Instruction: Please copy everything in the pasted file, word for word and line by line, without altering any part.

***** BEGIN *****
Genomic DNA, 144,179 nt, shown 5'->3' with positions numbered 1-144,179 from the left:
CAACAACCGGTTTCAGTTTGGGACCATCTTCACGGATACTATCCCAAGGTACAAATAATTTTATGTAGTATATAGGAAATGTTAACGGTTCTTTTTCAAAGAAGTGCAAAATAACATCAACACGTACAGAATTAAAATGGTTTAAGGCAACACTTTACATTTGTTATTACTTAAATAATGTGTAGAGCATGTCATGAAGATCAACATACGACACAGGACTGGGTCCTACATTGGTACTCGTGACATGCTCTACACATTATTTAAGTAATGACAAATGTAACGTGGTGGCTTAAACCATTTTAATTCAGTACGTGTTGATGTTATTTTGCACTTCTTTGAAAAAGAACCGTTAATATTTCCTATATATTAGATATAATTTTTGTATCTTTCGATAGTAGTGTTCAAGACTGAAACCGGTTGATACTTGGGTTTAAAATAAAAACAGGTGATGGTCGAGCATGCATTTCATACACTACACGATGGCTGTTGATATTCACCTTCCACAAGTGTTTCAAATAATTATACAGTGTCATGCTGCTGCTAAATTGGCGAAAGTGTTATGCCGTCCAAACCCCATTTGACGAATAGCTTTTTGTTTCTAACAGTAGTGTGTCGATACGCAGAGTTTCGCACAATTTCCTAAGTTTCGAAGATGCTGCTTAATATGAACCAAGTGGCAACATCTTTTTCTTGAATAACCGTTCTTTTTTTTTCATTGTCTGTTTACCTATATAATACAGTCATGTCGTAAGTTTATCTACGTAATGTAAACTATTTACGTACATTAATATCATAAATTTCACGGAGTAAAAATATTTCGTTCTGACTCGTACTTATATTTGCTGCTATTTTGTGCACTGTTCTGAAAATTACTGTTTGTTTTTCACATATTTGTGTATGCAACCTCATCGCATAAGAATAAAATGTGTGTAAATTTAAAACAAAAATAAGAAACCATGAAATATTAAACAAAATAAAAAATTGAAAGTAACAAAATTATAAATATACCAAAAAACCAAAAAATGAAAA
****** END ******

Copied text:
Genomic DNA, 144,179 nt, shown 5'->3' with positions numbered 1-144,179 from the left:
CAACAACCGGTTTCAGTTTGGGACCATCTTCACGGATACTATCCCAAGGTACAAATAATTTTATGTAGTATATAGGAAATGTTAACGGTTCTTTTTCAAAGAAGTGCAAAATAACATCAACACGTACAGAATTAAAATGGTTTAAGGCAACACTTTACATTTGTTATTACTTAAATAATGTGTAGAGCATGTCATGAAGATCAACATACGACACAGGACTGGGTCCTACATTGGTACTCGTGACATGCTCTACACATTATTTAAGTAATGACAAATGTAACGTGGTGGCTTAAACCATTTTAATTCAGTACGTGTTGATGTTATTTTGCACTTCTTTGAAAAAGAACCGTTAATATTTCCTATATATTAGATATAATTTTTGTATCTTTCGATAGTAGTGTTCAAGACTGAAACCGGTTGATACTTGGGTTTAAAATAAAAACAGGTGATGGTCGAGCATGCATTTCATACACTACACGATGGCTGTTGATATTCACCTTCCACAAGTGTTTCAAATAATTATACAGTGTCATGCTGCTGCTAAATTGGCGAAAGTGTTATGCCGTCCAAACCCCATTTGACGAATAGCTTTTTGTTTCTAACAGTAGTGTGTCGATACGCAGAGTTTCGCACAATTTCCTAAGTTTCGAAGATGCTGCTTAATATGAACCAAGTGGCAACATCTTTTTCTTGAATAACCGTTCTTTTTTTTTCATTGTCTGTTTACCTATATAATACAGTCATGTCGTAAGTTTATCTACGTAATGTAAACTATTTACGTACATTAATATCATAAATTTCACGGAGTAAAAATATTTCGTTCTGACTCGTACTTATATTTGCTGCTATTTTGTGCACTGTTCTGAAAATTACTGTTTGTTTTTCACATATTTGTGTATGCAACCTCATCGCATAAGAATAAAATGTGTGTAAATTTAAAACAAAAATAAGAAACCATGAAATATTAAACAAAATAAAAAATTGAAAGTAACAAAATTATAAATATACCAAAAAACCAAAAAATGAAAA